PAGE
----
Tuesday, July 02, 2013

Say, Wise Man

Monday Cartoon Day.

Among collectors it has long been known that the Dennis the Menace Sunday strip everuone loves so much were completely independantly done by Hank Ketcham's assistants, starting with the great Al Wiseman, who drew the whol ething in a spot on version of Ketcham's style, but maybe more comic booky. He did most of the early comic books as well. So what most people have been calling a Ketcham influence o the work of people such as Jaime Hernandez is in fact an Al Wiseman influence. He knows that too, I think that was even the first time I read about it. Now ketcham was a formidable artisti his own right. He invented an 'open' style of cartooning in the second half of the forties, that inlfuenced a whole generation. I can recommend the first ten years of his panel to anyone and will bet if ou are an artist you will learn something from it. The later years are less exceptional to me, because Ketcham a. started relying more and more on gag writers and he stopped doing new characters. It is the way that he draws the occasional gas station attendant or stuffy shirt along the way, that makes me laugh out loud most times.

As for Al Wiseman himself, he is supposed to have been a cartoonist himself, before he joined Ketcham at the Menace Factory. But what his style as a cartoonist was and how many he did or did not draw, is pretty unknown. I had frankly never seen any of his solo work before I came across this set from 1951.

Turns out the reason we haven't seen any of his cartoon work, is because he didn't sign it. There is a Bernard (B.) Wiseman, who id sign his work and may or may not have been a relative, but that's about it. All I couldn find on the internet is a sample of the solo stories Wiseman did for the Dennis the Menace comic: http://fourcolorshadows.blogspot.nl/2011/06/punky-al-wiseman-1957.html

SO then I run across an issue of the cartoon magazine Zest. It has the usual mix of Al Wenzel, Al Kaufman, et al cartoons, but the real surprising Al here is an Al Wiseman signing the cover. The signature is only half legible on my scan by the way, because of the bad condition of the magazine before I cleaned it up. And on the back, there was another one in black and white. Knowing that, it wasn't hard to see that a number of the unsigned cartoons inside might in fact be by Al Wiseman himself. I scanned a selection of unsigned cartoons, some I think defenitively are by Wiseman, others I am pretty sure aren't. And I have added some commentary.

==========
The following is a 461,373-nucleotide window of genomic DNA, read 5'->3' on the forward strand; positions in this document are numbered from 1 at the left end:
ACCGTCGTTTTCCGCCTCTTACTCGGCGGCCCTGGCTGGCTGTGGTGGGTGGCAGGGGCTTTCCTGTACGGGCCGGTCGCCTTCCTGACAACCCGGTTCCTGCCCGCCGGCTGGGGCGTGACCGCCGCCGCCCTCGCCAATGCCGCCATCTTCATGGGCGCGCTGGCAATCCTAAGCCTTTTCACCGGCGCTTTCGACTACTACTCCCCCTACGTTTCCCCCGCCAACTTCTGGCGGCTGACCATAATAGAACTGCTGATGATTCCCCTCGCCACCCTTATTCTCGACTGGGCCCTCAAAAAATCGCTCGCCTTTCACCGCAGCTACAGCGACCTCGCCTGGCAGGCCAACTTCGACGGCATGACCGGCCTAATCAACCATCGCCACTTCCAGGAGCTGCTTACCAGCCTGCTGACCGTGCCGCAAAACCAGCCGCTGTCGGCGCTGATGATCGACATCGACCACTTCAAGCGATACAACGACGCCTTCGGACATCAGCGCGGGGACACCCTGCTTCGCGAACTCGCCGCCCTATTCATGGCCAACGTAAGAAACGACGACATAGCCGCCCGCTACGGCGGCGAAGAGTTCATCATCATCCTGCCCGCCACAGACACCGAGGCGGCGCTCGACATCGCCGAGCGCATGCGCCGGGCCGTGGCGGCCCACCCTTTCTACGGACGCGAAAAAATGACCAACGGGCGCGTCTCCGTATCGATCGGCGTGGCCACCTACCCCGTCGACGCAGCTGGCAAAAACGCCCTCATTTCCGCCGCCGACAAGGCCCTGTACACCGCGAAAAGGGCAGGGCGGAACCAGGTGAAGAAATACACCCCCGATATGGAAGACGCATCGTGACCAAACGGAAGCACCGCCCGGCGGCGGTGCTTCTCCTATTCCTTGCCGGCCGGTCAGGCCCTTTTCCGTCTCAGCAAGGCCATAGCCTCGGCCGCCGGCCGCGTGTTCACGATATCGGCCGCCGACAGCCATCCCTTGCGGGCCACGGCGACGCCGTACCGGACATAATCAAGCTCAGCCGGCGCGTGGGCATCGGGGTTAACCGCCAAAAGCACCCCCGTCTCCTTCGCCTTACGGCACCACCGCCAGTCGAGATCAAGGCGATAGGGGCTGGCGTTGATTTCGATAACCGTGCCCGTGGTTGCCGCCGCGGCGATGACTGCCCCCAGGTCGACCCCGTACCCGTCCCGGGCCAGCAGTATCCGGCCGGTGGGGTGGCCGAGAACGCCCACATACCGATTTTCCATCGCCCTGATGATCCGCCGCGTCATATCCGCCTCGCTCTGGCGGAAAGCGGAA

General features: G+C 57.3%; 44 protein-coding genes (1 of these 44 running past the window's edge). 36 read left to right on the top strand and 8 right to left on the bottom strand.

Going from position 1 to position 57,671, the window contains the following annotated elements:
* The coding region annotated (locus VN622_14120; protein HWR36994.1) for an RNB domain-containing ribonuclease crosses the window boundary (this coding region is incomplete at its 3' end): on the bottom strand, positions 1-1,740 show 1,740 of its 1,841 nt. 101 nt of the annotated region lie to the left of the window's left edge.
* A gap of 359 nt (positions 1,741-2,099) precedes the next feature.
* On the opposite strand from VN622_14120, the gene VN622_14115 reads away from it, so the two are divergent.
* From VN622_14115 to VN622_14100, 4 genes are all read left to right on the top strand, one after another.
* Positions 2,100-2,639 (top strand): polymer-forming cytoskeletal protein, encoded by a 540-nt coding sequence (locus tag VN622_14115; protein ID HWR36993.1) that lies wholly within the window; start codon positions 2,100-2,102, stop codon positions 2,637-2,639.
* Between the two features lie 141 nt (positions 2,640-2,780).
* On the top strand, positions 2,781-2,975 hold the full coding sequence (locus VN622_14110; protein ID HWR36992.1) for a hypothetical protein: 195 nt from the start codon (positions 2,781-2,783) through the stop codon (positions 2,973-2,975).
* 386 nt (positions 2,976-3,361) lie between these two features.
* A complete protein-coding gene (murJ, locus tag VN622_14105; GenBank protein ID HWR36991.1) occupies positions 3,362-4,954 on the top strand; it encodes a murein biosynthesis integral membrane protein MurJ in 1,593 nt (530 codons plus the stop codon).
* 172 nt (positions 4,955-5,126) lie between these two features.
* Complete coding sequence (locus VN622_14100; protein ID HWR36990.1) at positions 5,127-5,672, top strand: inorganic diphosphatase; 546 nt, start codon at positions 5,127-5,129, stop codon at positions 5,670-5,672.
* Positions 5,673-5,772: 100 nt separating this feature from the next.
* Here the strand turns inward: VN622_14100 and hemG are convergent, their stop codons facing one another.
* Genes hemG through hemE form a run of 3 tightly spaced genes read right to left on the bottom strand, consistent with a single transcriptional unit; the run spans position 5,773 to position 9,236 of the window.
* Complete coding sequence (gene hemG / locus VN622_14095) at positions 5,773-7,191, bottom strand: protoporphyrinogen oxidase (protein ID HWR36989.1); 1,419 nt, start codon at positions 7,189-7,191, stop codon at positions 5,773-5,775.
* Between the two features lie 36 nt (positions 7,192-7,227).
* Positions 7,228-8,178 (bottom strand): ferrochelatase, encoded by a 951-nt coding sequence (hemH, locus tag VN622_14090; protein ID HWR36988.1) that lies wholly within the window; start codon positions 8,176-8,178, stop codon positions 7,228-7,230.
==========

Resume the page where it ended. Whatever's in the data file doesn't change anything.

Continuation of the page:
Zest #69 from 1951. A strangely savoury book of cartoons in a marketplace filed with sleaze. The same company also did Smiles, which I have always associated with Al Wenzel. But who knows, maybe there is more Wiseman in there as well.

Let's start with a maybe. Looks like it could be by Wiseman and there is no signed cartoon in the same style in this magazine, but it is pretty unsimilar to the cartoons I positively think are by Wiseman.

The eyes give this one away. It is more solidly inked than some of the others, which makes this cartoon a maybe.

Probably not by Wiseman, but unsigned as well and nice and loose.

Looks like Wiseman to me. Some sources say Wiseman and Ketcham were golfing buddies, who had agreed that whomever would sell a newspaper strip first, the other would become his assistant. I don't think Ketcham woul dhave gone for that if it was the other way around, but he did let Wiseman do his own thing on the Sunday strip.

Probably not by Wiseman, but nice and loose.

This could easily be mistaken for a Hank Ketcham cartoon, but since he always signed this must be Wiseman.

Here you can see the similarities and differences between Wiseman and Ketcham. They have the same sort of figures, but Wiseman's seem to be even looser and have more animation.

Another great example. Is it me, or does have Wiseman something in common with Boltinoff as well?

Just a great gag and clearly by Wiseman.

Probably not by Wiseman, but it could be. Ketchem himself did these sort of gags as well and like most cartoonists, he tried a new style every once in a while. Could be a sketch that was found to be so funny, that it was bought just 'as is'.

And another great expressive image by Wiseman.

The backcover gives us the image of Zest #67, which means I will be looking for this one ánd #68 at the very least.


Glen Mullaly said...

These are great, thanks. None of the interiors appear to be by Wiseman, IMO. Having seen lots of his work outside Dennis the style just doesn't match up. Love the covers, though.

Dick Buchanan said...

Newcomer to your blog so don't know if old comment will ever be noticed. However, I agree on interiors somewhat. The beef ragout gag looks a bit more like Bo Brown to me. However, my actual comment is that I recently purchased a volume of 1946 Judge which several signed Al Wiseman cartoons. Not sure if you are interested, or have them already. I may be reached at dickbuchanan23@gmail.com